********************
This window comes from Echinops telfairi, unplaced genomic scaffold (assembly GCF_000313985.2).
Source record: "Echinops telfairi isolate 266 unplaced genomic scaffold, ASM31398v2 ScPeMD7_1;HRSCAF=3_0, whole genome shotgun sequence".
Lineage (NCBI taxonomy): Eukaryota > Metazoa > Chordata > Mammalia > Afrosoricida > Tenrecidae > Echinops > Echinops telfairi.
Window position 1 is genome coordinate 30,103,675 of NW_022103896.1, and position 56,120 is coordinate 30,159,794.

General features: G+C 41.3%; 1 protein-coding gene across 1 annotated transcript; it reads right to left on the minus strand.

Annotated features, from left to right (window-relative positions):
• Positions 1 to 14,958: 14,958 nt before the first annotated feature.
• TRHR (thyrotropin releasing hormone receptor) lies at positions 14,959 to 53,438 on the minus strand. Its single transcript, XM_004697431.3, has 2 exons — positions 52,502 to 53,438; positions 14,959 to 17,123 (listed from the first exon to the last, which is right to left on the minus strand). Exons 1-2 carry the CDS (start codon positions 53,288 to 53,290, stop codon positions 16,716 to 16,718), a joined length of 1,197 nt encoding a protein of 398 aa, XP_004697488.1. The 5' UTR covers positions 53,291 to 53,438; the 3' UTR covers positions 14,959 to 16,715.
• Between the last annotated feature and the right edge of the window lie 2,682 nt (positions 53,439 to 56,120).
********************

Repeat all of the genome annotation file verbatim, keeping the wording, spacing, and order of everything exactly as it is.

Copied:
This window comes from Echinops telfairi, unplaced genomic scaffold (assembly GCF_000313985.2).
Source record: "Echinops telfairi isolate 266 unplaced genomic scaffold, ASM31398v2 ScPeMD7_1;HRSCAF=3_0, whole genome shotgun sequence".
Lineage (NCBI taxonomy): Eukaryota > Metazoa > Chordata > Mammalia > Afrosoricida > Tenrecidae > Echinops > Echinops telfairi.
Window position 1 is genome coordinate 30,103,675 of NW_022103896.1, and position 56,120 is coordinate 30,159,794.

General features: G+C 41.3%; 1 protein-coding gene across 1 annotated transcript; it reads right to left on the minus strand.

Annotated features, from left to right (window-relative positions):
• Positions 1 to 14,958: 14,958 nt before the first annotated feature.
• TRHR (thyrotropin releasing hormone receptor) lies at positions 14,959 to 53,438 on the minus strand. Its single transcript, XM_004697431.3, has 2 exons — positions 52,502 to 53,438; positions 14,959 to 17,123 (listed from the first exon to the last, which is right to left on the minus strand). Exons 1-2 carry the CDS (start codon positions 53,288 to 53,290, stop codon positions 16,716 to 16,718), a joined length of 1,197 nt encoding a protein of 398 aa, XP_004697488.1. The 5' UTR covers positions 53,291 to 53,438; the 3' UTR covers positions 14,959 to 16,715.
• Between the last annotated feature and the right edge of the window lie 2,682 nt (positions 53,439 to 56,120).